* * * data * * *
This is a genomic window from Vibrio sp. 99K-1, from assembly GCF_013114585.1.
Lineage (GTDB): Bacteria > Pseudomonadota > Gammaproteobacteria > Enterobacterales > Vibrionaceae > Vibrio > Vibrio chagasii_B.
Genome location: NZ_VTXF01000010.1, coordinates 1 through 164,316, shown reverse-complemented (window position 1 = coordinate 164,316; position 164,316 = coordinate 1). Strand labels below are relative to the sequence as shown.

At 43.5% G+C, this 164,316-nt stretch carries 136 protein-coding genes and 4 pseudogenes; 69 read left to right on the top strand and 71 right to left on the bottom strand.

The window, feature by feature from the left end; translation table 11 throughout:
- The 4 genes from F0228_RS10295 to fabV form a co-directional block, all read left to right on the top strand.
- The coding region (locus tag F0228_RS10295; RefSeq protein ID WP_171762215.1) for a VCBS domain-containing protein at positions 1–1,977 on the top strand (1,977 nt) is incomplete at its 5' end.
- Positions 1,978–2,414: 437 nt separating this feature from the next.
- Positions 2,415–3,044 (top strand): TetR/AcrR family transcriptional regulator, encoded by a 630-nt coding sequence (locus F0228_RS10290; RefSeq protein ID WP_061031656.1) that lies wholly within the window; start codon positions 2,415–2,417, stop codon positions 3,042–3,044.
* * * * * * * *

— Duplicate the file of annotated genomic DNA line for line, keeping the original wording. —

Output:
This is a genomic window from Vibrio sp. 99K-1, from assembly GCF_013114585.1.
Lineage (GTDB): Bacteria > Pseudomonadota > Gammaproteobacteria > Enterobacterales > Vibrionaceae > Vibrio > Vibrio chagasii_B.
Genome location: NZ_VTXF01000010.1, coordinates 1 through 164,316, shown reverse-complemented (window position 1 = coordinate 164,316; position 164,316 = coordinate 1). Strand labels below are relative to the sequence as shown.

At 43.5% G+C, this 164,316-nt stretch carries 136 protein-coding genes and 4 pseudogenes; 69 read left to right on the top strand and 71 right to left on the bottom strand.

The window, feature by feature from the left end; translation table 11 throughout:
- The 4 genes from F0228_RS10295 to fabV form a co-directional block, all read left to right on the top strand.
- The coding region (locus tag F0228_RS10295; RefSeq protein ID WP_171762215.1) for a VCBS domain-containing protein at positions 1–1,977 on the top strand (1,977 nt) is incomplete at its 5' end.
- Positions 1,978–2,414: 437 nt separating this feature from the next.
- Positions 2,415–3,044 (top strand): TetR/AcrR family transcriptional regulator, encoded by a 630-nt coding sequence (locus F0228_RS10290; RefSeq protein ID WP_061031656.1) that lies wholly within the window; start codon positions 2,415–2,417, stop codon positions 3,042–3,044.